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Migrant Children Imprisoned in Texas Detail Border Patrol's "Level of Inhumanity"

"We've seen the worst conditions that we've seen in the last three years of conducting these visits."

A young migrant girl sits on the floor as her father, recently released from federal detention with other Central American asylum seekers, gets a bus ticket at a bus depot on June 11, 2019, in McAllen, Texas.

A young migrant girl sits on the floor as her father, recently released from federal detention with other Central American asylum seekers, gets a bus ticket at a bus depot on June 11, 2019, in McAllen, Texas. (Photo: Loren Elliott/AFP/Getty Images)

As the White House eyes next week for major raids on migrant families in the U.S., a picture of conditions in Texas Border Patrol stations emerged Thursday in a report from The Associated Press that described a dire situation for child prisoners facing inadequate care. 

"The United States is warehousing children in a 'Lord of the Flies' scenario. We've got to do something about it."
—Warren Binford

A team of lawyers interviewed 60 children in a facility in Clint, Texas that the group visited and found that the 250 children imprisoned at the station—without their families or any adults—are being held in squalid, dangerous surroundings.

"In my 22 years of doing visits with children in detention I have never heard of this level of inhumanity," said team member Holly Cooper, co-director of the UC Davis Immigration Law Clinic.

According to AP:

Lawyers warn that kids are taking care of kids, and there's inadequate food, water and sanitation for the 250 infants, children and teens at the Border Patrol station.
....

Data obtained by The Associated Press showed that on Wednesday there were three infants in the station, all with their teen mothers, along with a 1-year-old, two 2-year-olds, and a 3-year-old. There are dozens more under 12. Fifteen have the flu, and 10 more are quarantined.

Warren Binford, a law professor at Williamette University who was part of the team that visited the facility, told AP that children her team interview were so tired they were falling asleep at the tables and chairs in the interview room.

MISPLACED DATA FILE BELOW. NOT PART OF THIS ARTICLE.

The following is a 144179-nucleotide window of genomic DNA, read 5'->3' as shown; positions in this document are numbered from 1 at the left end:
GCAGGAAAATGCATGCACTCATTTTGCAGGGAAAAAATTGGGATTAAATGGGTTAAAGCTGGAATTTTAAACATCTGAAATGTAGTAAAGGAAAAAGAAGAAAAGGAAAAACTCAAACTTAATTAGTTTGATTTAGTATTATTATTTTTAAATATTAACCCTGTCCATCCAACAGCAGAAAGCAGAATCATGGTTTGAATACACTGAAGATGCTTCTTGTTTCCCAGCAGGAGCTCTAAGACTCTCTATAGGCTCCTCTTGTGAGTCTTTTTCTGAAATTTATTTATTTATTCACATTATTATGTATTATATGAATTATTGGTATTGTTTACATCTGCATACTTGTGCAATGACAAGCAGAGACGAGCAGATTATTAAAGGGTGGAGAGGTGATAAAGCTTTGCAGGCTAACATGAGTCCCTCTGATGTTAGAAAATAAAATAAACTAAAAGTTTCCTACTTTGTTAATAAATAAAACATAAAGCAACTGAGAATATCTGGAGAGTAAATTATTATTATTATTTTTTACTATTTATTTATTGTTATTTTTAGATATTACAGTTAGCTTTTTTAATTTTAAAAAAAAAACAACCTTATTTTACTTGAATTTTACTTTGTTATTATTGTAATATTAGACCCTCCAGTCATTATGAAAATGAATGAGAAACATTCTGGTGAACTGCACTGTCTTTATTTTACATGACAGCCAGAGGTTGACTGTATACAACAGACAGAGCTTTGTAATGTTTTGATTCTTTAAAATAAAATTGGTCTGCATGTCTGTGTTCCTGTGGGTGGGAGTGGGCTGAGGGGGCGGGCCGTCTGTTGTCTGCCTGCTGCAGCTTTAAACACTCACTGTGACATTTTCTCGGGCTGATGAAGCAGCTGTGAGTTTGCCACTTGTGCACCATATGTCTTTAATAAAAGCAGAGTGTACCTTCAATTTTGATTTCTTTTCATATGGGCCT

"We've seen the worst conditions that we've seen in the last three years of conducting these visits," said Binford.

"Many of them have not been bathed, many of them talk about how hungry they are," she added.

Binford also said that the conditions at the Ursula Detention Center in McAllen, Texas that her team visited the week before were no better for the children there.

Children that the lawyers spoke to described how they were being forced to care for the young children in the center, including a two-year-old who was not speaking and being cared for by three young girls after an agent asked a group of children, "Who wants to take care of this little boy?"

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Another girl, 14, was holding two small girls in her lap. 

"I need comfort, too," the girl said. "I am bigger than they are, but I am a child, too."

Clara Long, a researcher with Human Rights Watch, joined the coalition during their visit to Clint and detailed her experience at the facility for her organization's site:

While we were denied access to speak with children quarantined in special cells for those with flu at Clint, several infants held in South Texas facilities were admitted recently to a hospital, after the intervention of doctors and lawyers. Children at Clint told us they don't have regular access to showers or clean clothes, with some saying they hadn't been allowed to bathe over periods of weeks and don't have regular access to soap. The U.S. government argued in court on Tuesday that its obligation to provide "safe and sanitary" conditions does not require it to provide kids with hygiene items such as soap or toothbrushes.

The lasting effects of the mental and emotional trauma to the detained children caused by their mistreatment, San Francisco-based child psychoanalyst Gilbert Kliman told AP, could be long-lasting.

"The care of children by children constitutes a betrayal of adult responsibility, governmental responsibility," said Kliman.

The treatment of the children in Clint is in line with how the federal government behaves toward migrant detainees in its care. In October 2018, journalist Elizabeth King reported on "a pattern of medical neglect in ICE detention centers" that Human Rights Watch described at the time as "serious lapses in healthcare that have led to severe suffering and at times the preventable or premature death of individuals held in immigration detention facilities in the United States."

At least six children have died in federal custody over the past year, and, as Common Dreams reported on Thursday, the administration is going full steam ahead building more concentration camps for holding minors in advance of planned raids made public by the president Monday night. 

Binford, in her comments to AP, said that the children at Clint told her they are being packed into rooms. 

"The children are telling us that there have been over 300 children in a single room," said Binford. "If that's true, which it appears to be, then, literally, the United States is warehousing children in a 'Lord of the Flies' scenario."

"We've got to do something about it," said Binford.

Watch Binford's remarks, via AP:

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